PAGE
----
Their rhyming names make them sound like the stars of a buddy-cop comedy.

Nicolas Platt is a Republican. Jordan Glatt is a Democrat. They've known each other for 30 years. Their families once lived on neighboring farms. Both are former New Jersey mayors turned nonprofit administrators.

And now they have what is perhaps the most challenging new job in all of New Jersey: trying to persuade local officials in the state's 565 municipalities to work together.

As Gov. Murphy's newly appointed "shared-services czars," Platt and Glatt are tasked with helping to implement the governor's call for collaboration to make local governments more efficient, cut costs, and, ultimately, chip away at the property taxes that make the state such an expensive place to live.

In the three months since the pair's appointments, local officials have emailed them every day asking for the state's help, they said. Next month, they'll meet with Atlantic City officials eager to find savings. A website will go live in the coming months. They'll host regional conferences across the state starting this fall to show officials how to collaborate.

>>READ MORE: New Jersey governor wants 'czar' to encourage towns to share services

They've already identified some "low-hanging fruit" ripe for collaboration, including information technology, health inspections, human resources, tax assessing, and trash pickup.

"There are some things no one will tend to show up at a town hall meeting and start raising a ruckus" over, Platt said.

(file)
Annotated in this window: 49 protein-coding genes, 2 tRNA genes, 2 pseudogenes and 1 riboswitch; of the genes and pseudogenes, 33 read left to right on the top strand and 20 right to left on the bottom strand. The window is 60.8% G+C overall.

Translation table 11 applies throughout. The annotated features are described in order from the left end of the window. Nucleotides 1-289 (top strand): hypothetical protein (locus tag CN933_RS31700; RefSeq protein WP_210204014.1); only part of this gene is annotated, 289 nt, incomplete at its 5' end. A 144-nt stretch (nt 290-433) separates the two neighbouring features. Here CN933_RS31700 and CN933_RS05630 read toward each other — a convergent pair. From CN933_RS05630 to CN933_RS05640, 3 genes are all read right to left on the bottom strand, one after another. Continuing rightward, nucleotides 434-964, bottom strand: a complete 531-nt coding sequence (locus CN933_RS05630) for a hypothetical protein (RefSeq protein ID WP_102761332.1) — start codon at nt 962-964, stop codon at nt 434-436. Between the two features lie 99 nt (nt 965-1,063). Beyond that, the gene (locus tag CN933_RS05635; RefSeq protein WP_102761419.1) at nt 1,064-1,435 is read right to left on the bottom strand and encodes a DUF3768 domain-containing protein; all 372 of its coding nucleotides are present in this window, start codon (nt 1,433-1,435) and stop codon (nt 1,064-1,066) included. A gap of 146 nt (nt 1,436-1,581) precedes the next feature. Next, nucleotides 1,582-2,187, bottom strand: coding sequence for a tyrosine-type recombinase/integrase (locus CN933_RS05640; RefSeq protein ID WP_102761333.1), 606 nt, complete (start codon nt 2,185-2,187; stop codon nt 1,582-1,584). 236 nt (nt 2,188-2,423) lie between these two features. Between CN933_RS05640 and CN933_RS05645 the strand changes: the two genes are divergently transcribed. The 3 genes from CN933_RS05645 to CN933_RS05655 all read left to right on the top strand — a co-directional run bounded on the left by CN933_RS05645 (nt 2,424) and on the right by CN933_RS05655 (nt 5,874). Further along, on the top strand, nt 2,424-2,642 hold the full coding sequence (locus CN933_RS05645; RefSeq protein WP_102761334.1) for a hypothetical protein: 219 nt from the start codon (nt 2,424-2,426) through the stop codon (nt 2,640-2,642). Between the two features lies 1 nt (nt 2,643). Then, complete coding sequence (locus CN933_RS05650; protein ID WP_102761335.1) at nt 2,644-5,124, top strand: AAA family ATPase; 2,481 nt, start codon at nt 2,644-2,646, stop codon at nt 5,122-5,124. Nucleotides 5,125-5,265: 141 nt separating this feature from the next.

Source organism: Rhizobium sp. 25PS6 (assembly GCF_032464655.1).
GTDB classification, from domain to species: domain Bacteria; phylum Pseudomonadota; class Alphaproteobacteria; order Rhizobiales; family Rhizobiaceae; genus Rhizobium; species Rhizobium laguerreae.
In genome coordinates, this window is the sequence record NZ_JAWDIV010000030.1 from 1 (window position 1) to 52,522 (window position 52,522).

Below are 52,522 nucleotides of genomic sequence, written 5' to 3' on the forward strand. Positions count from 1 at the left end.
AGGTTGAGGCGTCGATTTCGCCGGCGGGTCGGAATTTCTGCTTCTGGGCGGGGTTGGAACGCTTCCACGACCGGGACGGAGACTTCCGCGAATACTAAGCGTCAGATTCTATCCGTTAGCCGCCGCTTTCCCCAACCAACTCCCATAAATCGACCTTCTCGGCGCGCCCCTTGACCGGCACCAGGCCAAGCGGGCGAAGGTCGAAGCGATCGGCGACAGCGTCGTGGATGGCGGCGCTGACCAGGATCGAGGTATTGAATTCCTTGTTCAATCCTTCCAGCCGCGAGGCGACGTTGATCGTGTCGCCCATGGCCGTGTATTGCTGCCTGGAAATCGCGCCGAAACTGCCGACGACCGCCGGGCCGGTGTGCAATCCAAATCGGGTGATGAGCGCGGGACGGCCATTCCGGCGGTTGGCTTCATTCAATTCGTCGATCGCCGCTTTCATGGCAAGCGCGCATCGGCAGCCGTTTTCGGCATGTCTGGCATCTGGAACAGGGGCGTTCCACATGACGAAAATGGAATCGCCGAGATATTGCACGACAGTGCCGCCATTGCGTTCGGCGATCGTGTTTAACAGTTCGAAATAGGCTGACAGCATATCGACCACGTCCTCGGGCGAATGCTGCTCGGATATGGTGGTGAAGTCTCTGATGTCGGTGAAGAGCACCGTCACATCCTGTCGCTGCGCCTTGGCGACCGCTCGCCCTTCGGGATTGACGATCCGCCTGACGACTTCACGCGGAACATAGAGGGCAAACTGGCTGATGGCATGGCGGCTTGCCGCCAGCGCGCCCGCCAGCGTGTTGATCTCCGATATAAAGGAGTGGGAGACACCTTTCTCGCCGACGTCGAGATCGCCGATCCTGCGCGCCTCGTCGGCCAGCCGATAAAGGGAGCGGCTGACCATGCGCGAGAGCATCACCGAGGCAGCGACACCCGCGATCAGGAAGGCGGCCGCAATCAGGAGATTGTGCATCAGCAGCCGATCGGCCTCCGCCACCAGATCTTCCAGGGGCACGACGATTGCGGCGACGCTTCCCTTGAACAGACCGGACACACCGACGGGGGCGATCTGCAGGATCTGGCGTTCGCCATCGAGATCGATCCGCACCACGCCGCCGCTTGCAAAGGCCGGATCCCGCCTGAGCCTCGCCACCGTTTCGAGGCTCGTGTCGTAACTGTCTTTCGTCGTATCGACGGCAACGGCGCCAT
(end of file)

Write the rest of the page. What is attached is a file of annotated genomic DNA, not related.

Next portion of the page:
Of course, one town's vision of collaboration might be another's fear of consolidation: There's the concern about losing identity, control, even jobs. Saving money by sharing services can mean paring personnel. That's not usually a popular choice, especially cutting public-safety positions.

Both Platt and Glatt were quick to say local officials will not hear them discuss consolidation of towns or local governments. But most are open to other ideas.

"It's something I think, every town, they want to do it, but the devil really is in the details," Glatt said. "As I jokingly said, shared services is like going to heaven. Everybody wants to do it, but nobody wants to do what has to be done to get there."

They aren't the only ones talking collaboration. Last week, a task force formed by Senate President Stephen Sweeney (D., Gloucester) recommended that the state require local officials to meet at least twice a year to discuss shared services, require the merger of municipal courts that have small caseloads, and allow counties to provide local police services.

Platt said the senator's and the governor's initiatives are complementary and that the czars plan to work with legislators. This is despite the fact that Sweeney — who has predicted that some towns won't respond unless they're pushed — lamented the lack of authority that Murphy bestowed on the shared-services czar job.

Glatt and Platt report to the governor, but as volunteers (each will be paid $1 per year), they have no power to force collaboration.